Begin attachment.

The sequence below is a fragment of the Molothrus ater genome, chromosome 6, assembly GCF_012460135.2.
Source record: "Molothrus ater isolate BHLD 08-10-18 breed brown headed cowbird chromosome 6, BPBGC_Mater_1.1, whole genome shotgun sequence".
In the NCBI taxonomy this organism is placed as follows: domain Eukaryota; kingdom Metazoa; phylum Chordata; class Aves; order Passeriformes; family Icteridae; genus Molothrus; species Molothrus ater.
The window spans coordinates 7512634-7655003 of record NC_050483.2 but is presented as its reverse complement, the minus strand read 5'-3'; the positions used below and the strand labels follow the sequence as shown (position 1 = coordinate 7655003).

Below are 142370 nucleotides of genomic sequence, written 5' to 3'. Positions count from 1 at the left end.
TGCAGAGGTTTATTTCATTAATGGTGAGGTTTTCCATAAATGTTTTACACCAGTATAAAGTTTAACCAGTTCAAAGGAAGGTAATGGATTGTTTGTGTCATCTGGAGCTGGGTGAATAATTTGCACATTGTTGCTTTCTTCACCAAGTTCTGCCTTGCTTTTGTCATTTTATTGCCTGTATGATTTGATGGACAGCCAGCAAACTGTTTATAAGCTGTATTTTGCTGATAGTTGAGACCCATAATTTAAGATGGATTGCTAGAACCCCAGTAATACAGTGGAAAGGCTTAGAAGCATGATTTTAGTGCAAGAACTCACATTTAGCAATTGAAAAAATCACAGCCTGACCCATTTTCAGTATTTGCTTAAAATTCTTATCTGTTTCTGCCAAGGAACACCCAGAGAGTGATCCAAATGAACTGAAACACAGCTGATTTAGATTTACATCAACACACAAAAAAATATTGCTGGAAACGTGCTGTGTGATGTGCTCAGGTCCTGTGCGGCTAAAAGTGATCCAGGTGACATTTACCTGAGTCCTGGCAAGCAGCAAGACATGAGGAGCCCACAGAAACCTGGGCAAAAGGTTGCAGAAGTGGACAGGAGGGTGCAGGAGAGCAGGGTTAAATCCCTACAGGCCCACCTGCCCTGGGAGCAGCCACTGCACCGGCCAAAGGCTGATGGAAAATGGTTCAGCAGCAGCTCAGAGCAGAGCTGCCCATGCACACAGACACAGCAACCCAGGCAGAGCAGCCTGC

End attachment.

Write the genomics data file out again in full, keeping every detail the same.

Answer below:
The sequence below is a fragment of the Molothrus ater genome, chromosome 6, assembly GCF_012460135.2.
Source record: "Molothrus ater isolate BHLD 08-10-18 breed brown headed cowbird chromosome 6, BPBGC_Mater_1.1, whole genome shotgun sequence".
In the NCBI taxonomy this organism is placed as follows: domain Eukaryota; kingdom Metazoa; phylum Chordata; class Aves; order Passeriformes; family Icteridae; genus Molothrus; species Molothrus ater.
The window spans coordinates 7512634-7655003 of record NC_050483.2 but is presented as its reverse complement, the minus strand read 5'-3'; the positions used below and the strand labels follow the sequence as shown (position 1 = coordinate 7655003).

Below are 142370 nucleotides of genomic sequence, written 5' to 3'. Positions count from 1 at the left end.
TGCAGAGGTTTATTTCATTAATGGTGAGGTTTTCCATAAATGTTTTACACCAGTATAAAGTTTAACCAGTTCAAAGGAAGGTAATGGATTGTTTGTGTCATCTGGAGCTGGGTGAATAATTTGCACATTGTTGCTTTCTTCACCAAGTTCTGCCTTGCTTTTGTCATTTTATTGCCTGTATGATTTGATGGACAGCCAGCAAACTGTTTATAAGCTGTATTTTGCTGATAGTTGAGACCCATAATTTAAGATGGATTGCTAGAACCCCAGTAATACAGTGGAAAGGCTTAGAAGCATGATTTTAGTGCAAGAACTCACATTTAGCAATTGAAAAAATCACAGCCTGACCCATTTTCAGTATTTGCTTAAAATTCTTATCTGTTTCTGCCAAGGAACACCCAGAGAGTGATCCAAATGAACTGAAACACAGCTGATTTAGATTTACATCAACACACAAAAAAATATTGCTGGAAACGTGCTGTGTGATGTGCTCAGGTCCTGTGCGGCTAAAAGTGATCCAGGTGACATTTACCTGAGTCCTGGCAAGCAGCAAGACATGAGGAGCCCACAGAAACCTGGGCAAAAGGTTGCAGAAGTGGACAGGAGGGTGCAGGAGAGCAGGGTTAAATCCCTACAGGCCCACCTGCCCTGGGAGCAGCCACTGCACCGGCCAAAGGCTGATGGAAAATGGTTCAGCAGCAGCTCAGAGCAGAGCTGCCCATGCACACAGACACAGCAACCCAGGCAGAGCAGCCTGC